Gaussian integral using integration by parts

1. Oct 24, 2013

mbigras

1. The problem statement, all variables and given/known data
Show in detail that:
$$\sigma_{x}^{2} = \int_{-\infty}^{\infty} (x -\bar{x})^{2} \frac{1}{\sigma \sqrt{2 \pi}}e^{-\frac{(x-X)^{2}}{2\sigma^{2}}} = \sigma^{2}$$
where,
$$G_{X,\sigma}(x) = \frac{1}{\sigma \sqrt{2 \pi}}e^{-\frac{(x-X)^{2}}{2\sigma^{2}}}$$

2. Relevant equations
$$\int u dv = uv -\int v du$$

3. The attempt at a solution
There are some hints that are given. Replace $\bar{x}$ with $X$ (according to the text, this is because they are equal after many trials). make the substitutions $x-X=y$ and $y/\sigma=z$. Integrate by parts to obtain the result.

After following the hints I get the following integral:
$$\frac{\sigma}{\sqrt{2\pi}} \int_{\infty}^{\infty} z^{2}e^{-\frac{z^{2}}{2}}dz$$
How would one go about using integration by parts for this integral?

Last edited: Oct 24, 2013
2. Oct 24, 2013

D H

Staff Emeritus
What have you tried?

BTW, your problem statement doesn't look right. That $(x-\bar x)$ should be $(x-\bar x)^2$. You also have a problem in your final integral.

3. Oct 24, 2013

brmath

If the problem is what you asked, you want to integrate by parts twice, taking down the $x^2$ one degree at each step.

4. Oct 24, 2013

D H

Staff Emeritus
You only need to integrate by parts once if you know the value of $\int_{-\infty}^{\infty} \exp(x^2) \, dx$ (or of $\int_{-\infty}^{\infty} \exp(x^2/2) \, dx\,\,$).

5. Oct 25, 2013

brmath

as it happens I don't know, altho I think I have done them over and over -- you'd think I would learn.

6. Oct 26, 2013

mbigras

Working with integration by parts I've tried some different combinations of $u$ and $dv$:

$$\frac{\sigma}{\sqrt{2\pi}} \int_{-\infty}^{\infty} z^{2} e^{-\frac{z^2}{2}} dz\\ u=z^{2}\\ du = 2 z dz\\ dv = e^{-\frac{z^{2}}{2}}dz\\ v = 2.5\\ 2.5 z^{2} |_{-\infty}^{\infty} - \int 2.5 *2z dz\\ =0$$

Trying to recognize some symetry:
$$\frac{\sigma}{\sqrt{2\pi}} \int_{-\infty}^{\infty} z^{2} e^{-\frac{z^2}{2}} dz\\ \frac{2\sigma}{\sqrt{2\pi}} \int_{0}^{\infty} z^{2} e^{-\frac{z^2}{2}} dz\\ u = z^{2}\\ dv = e^{-\frac{z^{2}}{2}} dz$$
seems to blow up to infinity as does setting $u=z$ and $dv = ze^{-\frac{z^{2}}{2}}dz$

What I would like is a hint about choosing my $u$ and $dv$. Or it seems like there's something I'm missing here.

7. Oct 26, 2013

vela

Staff Emeritus
Don't use limits when integrating dv. The latter choice of u=z and $dv=ze^{-z^2/2}\,dz$ is the way to go.

8. Oct 26, 2013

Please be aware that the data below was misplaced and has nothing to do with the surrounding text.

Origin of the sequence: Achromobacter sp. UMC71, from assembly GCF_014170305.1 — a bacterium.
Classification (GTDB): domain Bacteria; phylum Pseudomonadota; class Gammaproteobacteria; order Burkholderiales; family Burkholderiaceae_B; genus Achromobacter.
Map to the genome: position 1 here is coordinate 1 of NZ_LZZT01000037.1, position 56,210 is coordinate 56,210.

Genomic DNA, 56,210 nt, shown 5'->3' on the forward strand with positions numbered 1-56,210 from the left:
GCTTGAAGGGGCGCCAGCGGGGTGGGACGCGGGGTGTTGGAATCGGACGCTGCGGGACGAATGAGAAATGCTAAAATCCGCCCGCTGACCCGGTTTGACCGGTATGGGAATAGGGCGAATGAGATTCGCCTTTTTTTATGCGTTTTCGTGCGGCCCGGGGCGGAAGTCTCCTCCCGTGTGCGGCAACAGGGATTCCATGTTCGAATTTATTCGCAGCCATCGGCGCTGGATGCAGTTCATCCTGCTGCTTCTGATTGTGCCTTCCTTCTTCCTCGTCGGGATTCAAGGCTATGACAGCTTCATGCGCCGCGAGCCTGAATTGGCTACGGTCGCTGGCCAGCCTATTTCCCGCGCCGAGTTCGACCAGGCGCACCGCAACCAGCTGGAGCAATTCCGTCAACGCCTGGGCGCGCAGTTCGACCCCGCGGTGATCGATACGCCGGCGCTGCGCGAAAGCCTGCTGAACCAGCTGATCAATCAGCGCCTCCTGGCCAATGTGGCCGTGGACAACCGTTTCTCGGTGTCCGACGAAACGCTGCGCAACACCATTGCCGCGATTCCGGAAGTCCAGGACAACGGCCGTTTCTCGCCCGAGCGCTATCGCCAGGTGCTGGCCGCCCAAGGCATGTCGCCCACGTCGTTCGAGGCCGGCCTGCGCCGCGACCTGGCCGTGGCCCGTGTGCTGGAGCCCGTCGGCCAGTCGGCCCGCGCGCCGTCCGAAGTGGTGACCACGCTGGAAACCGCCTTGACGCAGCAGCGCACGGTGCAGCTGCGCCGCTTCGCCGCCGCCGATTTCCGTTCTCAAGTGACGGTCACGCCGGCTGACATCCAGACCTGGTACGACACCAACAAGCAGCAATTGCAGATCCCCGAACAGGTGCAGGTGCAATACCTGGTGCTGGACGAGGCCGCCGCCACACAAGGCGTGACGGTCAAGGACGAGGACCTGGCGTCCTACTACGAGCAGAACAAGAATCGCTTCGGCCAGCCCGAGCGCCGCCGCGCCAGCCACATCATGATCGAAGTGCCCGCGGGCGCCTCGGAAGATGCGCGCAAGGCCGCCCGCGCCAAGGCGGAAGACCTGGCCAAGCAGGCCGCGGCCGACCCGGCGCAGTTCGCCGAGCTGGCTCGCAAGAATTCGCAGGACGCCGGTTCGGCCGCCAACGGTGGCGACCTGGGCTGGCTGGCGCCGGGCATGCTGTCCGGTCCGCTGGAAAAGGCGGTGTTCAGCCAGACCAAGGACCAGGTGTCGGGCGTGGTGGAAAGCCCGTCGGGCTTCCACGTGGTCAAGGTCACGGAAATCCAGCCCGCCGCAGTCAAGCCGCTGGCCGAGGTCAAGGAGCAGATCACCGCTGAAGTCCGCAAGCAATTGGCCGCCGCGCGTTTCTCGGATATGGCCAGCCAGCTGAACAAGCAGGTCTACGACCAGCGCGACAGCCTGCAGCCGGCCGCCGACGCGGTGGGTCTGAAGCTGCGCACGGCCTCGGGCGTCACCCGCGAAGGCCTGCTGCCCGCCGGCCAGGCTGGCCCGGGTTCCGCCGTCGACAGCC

mbigras

$$\frac{\sigma}{\sqrt{2\pi}} \int_{-\infty}^{\infty} z^{2} e^{-\frac{z^{2}}{2}}dz\\ u = z\\ du = dz\\ \\ dv = z e^{-\frac{z^{2}}{2}} dz\\ v = ?\\ \\$$
working to find v and using a strange result that I found on the boards mentioned by nicksauce near the middle of the page link
$$\int z e^{-\frac{z^{2}}{2}} dz\\ u = z\\ du = dz\\ \\ dv = e^{-\frac{z^{2}}{2}} dz \\ v = \frac{\sqrt{\pi}}{\sqrt{2}}\\ \\ z\frac{\sqrt{\pi}}{\sqrt{2}} - \int \frac{\sqrt{\pi}}{\sqrt{2}} dz = 0\\$$
plugging back into above
$$u = z\\ du = dz\\ v = 0\\ dv = z e^{-\frac{z^{2}}{2}} dz\\ \\$$
It seems like everything just keeps going to 0 or infinity.

9. Oct 26, 2013

vela

Staff Emeritus
Don't use limits when integrating dv. Calculate the indefinite integral.

10. Oct 26, 2013

mbigras

How would I handle $\int e^{-\frac{z^{2}}{2}} dz$ if its an indefinite integral?

11. Oct 26, 2013

vela

Staff Emeritus
You don't.

12. Oct 27, 2013

mbigras

$$\sigma_{x}^{2} = \int_{-\infty}^{\infty} (x-X)^2 \frac{1}{\sigma\sqrt{2\pi}} e^{-(x-X)^{2}/2\sigma^{2}} \\ = \int_{-\infty}^{\infty} y^2 \frac{1}{\sigma\sqrt{2\pi}} e^{-y^{2}/2\sigma^{2}} \\ = \frac{\sigma}{\sqrt{2\pi}}\int_{-\infty}^{\infty} \frac{y^2}{\sigma^{2}}e^{-y^{2}/2\sigma^{2}} \\ = \frac{\sigma}{\sqrt{2\pi}}\int_{-\infty}^{\infty} z^{2}e^{-z^{2}/2} \\$$

then IBP and a u-sub to find $v$ by evaluating $dv$ as an indefinite integral.
$$u = z\\ du = dz\\ \\ v = -e^{-\frac{z^{2}}{2}}\\ dv = z e^{-\frac{z^{2}}{2}} dz\\ \\ \\ -ze^{-z^2/2} |_{-\infty}^{\infty} + \int_{-\infty}^{\infty} e^{-z^{2}/2}dz\\ = \sqrt{2\pi}$$
going back up to the top
$$\sigma_{x}^{2} = \sigma$$

Can you see where I'm missing the extra $\sigma$? Also, what is the point of doing integration by parts if I just end up with the integral $\int_{-\infty}^{\infty} e^{-z^{2}/2}dz=\sqrt{2\pi}$, but I had to use wolfram to evaluate it, when at the very beginning I could have used wolfram to get $\int_{-\infty}^{\infty} z^{2}e^{-z^{2}/2}=\sqrt{2\pi}$.

Is there a trick to evaluating $\int_{-\infty}^{\infty} e^{-z^{2}/2}dz$ by hand?

13. Oct 27, 2013

D H

Staff Emeritus
You left out the dx, dy, and dz in your integrals. Don't do that.

14. Oct 27, 2013

Ray Vickson

Using $u = z$ and $dv = z\: \exp(-z^2/2) \, dz$ is exactly the way to go. I cannot get it to "blow up" as you claim.

15. Oct 27, 2013

mbigras

And there is my missing sigma! Thank you DH.